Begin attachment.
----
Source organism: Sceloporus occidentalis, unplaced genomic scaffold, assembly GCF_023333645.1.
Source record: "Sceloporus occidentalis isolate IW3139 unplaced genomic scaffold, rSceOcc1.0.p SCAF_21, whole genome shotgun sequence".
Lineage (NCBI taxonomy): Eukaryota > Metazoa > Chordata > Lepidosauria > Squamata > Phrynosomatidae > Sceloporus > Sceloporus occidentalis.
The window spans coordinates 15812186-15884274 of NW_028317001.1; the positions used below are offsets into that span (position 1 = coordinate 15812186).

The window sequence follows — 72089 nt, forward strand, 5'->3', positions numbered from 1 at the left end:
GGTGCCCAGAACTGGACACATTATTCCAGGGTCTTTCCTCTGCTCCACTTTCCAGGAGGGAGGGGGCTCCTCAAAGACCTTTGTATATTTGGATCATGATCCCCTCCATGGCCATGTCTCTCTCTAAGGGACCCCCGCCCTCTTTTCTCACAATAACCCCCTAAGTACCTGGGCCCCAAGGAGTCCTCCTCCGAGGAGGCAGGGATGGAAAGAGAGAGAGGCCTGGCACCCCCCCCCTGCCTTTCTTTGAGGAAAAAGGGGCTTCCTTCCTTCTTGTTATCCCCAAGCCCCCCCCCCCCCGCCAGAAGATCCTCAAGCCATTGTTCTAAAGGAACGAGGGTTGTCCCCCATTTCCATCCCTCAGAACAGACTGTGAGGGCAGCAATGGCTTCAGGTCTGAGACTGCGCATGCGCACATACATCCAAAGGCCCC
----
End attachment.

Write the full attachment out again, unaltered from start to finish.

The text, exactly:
Source organism: Sceloporus occidentalis, unplaced genomic scaffold, assembly GCF_023333645.1.
Source record: "Sceloporus occidentalis isolate IW3139 unplaced genomic scaffold, rSceOcc1.0.p SCAF_21, whole genome shotgun sequence".
Lineage (NCBI taxonomy): Eukaryota > Metazoa > Chordata > Lepidosauria > Squamata > Phrynosomatidae > Sceloporus > Sceloporus occidentalis.
The window spans coordinates 15812186-15884274 of NW_028317001.1; the positions used below are offsets into that span (position 1 = coordinate 15812186).

The window sequence follows — 72089 nt, forward strand, 5'->3', positions numbered from 1 at the left end:
GGTGCCCAGAACTGGACACATTATTCCAGGGTCTTTCCTCTGCTCCACTTTCCAGGAGGGAGGGGGCTCCTCAAAGACCTTTGTATATTTGGATCATGATCCCCTCCATGGCCATGTCTCTCTCTAAGGGACCCCCGCCCTCTTTTCTCACAATAACCCCCTAAGTACCTGGGCCCCAAGGAGTCCTCCTCCGAGGAGGCAGGGATGGAAAGAGAGAGAGGCCTGGCACCCCCCCCCTGCCTTTCTTTGAGGAAAAAGGGGCTTCCTTCCTTCTTGTTATCCCCAAGCCCCCCCCCCCCCGCCAGAAGATCCTCAAGCCATTGTTCTAAAGGAACGAGGGTTGTCCCCCATTTCCATCCCTCAGAACAGACTGTGAGGGCAGCAATGGCTTCAGGTCTGAGACTGCGCATGCGCACATACATCCAAAGGCCCC